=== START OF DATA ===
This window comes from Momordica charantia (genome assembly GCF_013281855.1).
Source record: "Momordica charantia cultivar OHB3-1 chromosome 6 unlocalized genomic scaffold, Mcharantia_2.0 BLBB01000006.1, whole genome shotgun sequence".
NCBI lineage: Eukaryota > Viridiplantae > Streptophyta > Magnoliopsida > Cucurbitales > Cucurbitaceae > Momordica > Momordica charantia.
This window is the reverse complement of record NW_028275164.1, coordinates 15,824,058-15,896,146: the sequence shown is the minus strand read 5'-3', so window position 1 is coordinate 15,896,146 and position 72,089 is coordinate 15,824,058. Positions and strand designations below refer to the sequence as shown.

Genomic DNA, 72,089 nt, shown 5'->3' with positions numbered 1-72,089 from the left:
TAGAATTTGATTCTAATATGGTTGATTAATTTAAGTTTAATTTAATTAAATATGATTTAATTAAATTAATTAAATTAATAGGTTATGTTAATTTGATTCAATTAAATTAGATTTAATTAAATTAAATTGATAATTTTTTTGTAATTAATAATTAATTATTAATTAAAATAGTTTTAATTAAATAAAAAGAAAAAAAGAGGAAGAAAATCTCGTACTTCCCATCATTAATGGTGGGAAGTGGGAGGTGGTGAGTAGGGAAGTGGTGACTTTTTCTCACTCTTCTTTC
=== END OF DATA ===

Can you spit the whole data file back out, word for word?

This window comes from Momordica charantia (genome assembly GCF_013281855.1).
Source record: "Momordica charantia cultivar OHB3-1 chromosome 6 unlocalized genomic scaffold, Mcharantia_2.0 BLBB01000006.1, whole genome shotgun sequence".
NCBI lineage: Eukaryota > Viridiplantae > Streptophyta > Magnoliopsida > Cucurbitales > Cucurbitaceae > Momordica > Momordica charantia.
This window is the reverse complement of record NW_028275164.1, coordinates 15,824,058-15,896,146: the sequence shown is the minus strand read 5'-3', so window position 1 is coordinate 15,896,146 and position 72,089 is coordinate 15,824,058. Positions and strand designations below refer to the sequence as shown.

Genomic DNA, 72,089 nt, shown 5'->3' with positions numbered 1-72,089 from the left:
TAGAATTTGATTCTAATATGGTTGATTAATTTAAGTTTAATTTAATTAAATATGATTTAATTAAATTAATTAAATTAATAGGTTATGTTAATTTGATTCAATTAAATTAGATTTAATTAAATTAAATTGATAATTTTTTTGTAATTAATAATTAATTATTAATTAAAATAGTTTTAATTAAATAAAAAGAAAAAAAGAGGAAGAAAATCTCGTACTTCCCATCATTAATGGTGGGAAGTGGGAGGTGGTGAGTAGGGAAGTGGTGACTTTTTCTCACTCTTCTTTC